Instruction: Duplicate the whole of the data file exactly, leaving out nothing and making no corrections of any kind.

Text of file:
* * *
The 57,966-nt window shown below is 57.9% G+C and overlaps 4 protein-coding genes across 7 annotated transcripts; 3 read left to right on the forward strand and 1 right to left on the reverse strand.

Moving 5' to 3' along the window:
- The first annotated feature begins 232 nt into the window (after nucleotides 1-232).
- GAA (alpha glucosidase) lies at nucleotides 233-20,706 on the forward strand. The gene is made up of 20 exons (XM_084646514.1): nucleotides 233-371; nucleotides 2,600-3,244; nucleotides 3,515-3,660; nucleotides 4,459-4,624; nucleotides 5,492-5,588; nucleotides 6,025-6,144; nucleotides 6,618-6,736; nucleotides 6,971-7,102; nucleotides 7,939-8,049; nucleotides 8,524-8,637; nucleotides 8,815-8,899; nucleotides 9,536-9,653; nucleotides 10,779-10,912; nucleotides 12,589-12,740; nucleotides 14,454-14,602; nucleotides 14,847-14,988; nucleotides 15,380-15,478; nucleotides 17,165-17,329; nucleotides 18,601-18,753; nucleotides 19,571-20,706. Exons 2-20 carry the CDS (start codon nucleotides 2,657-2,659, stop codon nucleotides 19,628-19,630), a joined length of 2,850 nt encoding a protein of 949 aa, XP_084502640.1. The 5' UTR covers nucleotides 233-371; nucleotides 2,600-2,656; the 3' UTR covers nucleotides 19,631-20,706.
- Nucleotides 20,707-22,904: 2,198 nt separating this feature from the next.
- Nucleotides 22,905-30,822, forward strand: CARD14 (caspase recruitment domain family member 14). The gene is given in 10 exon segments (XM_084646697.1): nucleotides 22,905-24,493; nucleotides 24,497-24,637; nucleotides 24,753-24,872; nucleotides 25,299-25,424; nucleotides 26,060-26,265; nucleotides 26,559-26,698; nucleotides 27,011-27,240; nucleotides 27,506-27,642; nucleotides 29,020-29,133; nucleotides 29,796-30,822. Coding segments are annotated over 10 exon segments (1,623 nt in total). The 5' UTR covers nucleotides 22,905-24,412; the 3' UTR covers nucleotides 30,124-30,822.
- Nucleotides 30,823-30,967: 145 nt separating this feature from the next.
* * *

The 57,966-nt window shown below is 57.9% G+C and overlaps 4 protein-coding genes across 7 annotated transcripts; 3 read left to right on the forward strand and 1 right to left on the reverse strand.

Moving 5' to 3' along the window:
- The first annotated feature begins 232 nt into the window (after nucleotides 1-232).
- GAA (alpha glucosidase) lies at nucleotides 233-20,706 on the forward strand. The gene is made up of 20 exons (XM_084646514.1): nucleotides 233-371; nucleotides 2,600-3,244; nucleotides 3,515-3,660; nucleotides 4,459-4,624; nucleotides 5,492-5,588; nucleotides 6,025-6,144; nucleotides 6,618-6,736; nucleotides 6,971-7,102; nucleotides 7,939-8,049; nucleotides 8,524-8,637; nucleotides 8,815-8,899; nucleotides 9,536-9,653; nucleotides 10,779-10,912; nucleotides 12,589-12,740; nucleotides 14,454-14,602; nucleotides 14,847-14,988; nucleotides 15,380-15,478; nucleotides 17,165-17,329; nucleotides 18,601-18,753; nucleotides 19,571-20,706. Exons 2-20 carry the CDS (start codon nucleotides 2,657-2,659, stop codon nucleotides 19,628-19,630), a joined length of 2,850 nt encoding a protein of 949 aa, XP_084502640.1. The 5' UTR covers nucleotides 233-371; nucleotides 2,600-2,656; the 3' UTR covers nucleotides 19,631-20,706.
- Nucleotides 20,707-22,904: 2,198 nt separating this feature from the next.
- Nucleotides 22,905-30,822, forward strand: CARD14 (caspase recruitment domain family member 14). The gene is given in 10 exon segments (XM_084646697.1): nucleotides 22,905-24,493; nucleotides 24,497-24,637; nucleotides 24,753-24,872; nucleotides 25,299-25,424; nucleotides 26,060-26,265; nucleotides 26,559-26,698; nucleotides 27,011-27,240; nucleotides 27,506-27,642; nucleotides 29,020-29,133; nucleotides 29,796-30,822. Coding segments are annotated over 10 exon segments (1,623 nt in total). The 5' UTR covers nucleotides 22,905-24,412; the 3' UTR covers nucleotides 30,124-30,822.
- Nucleotides 30,823-30,967: 145 nt separating this feature from the next.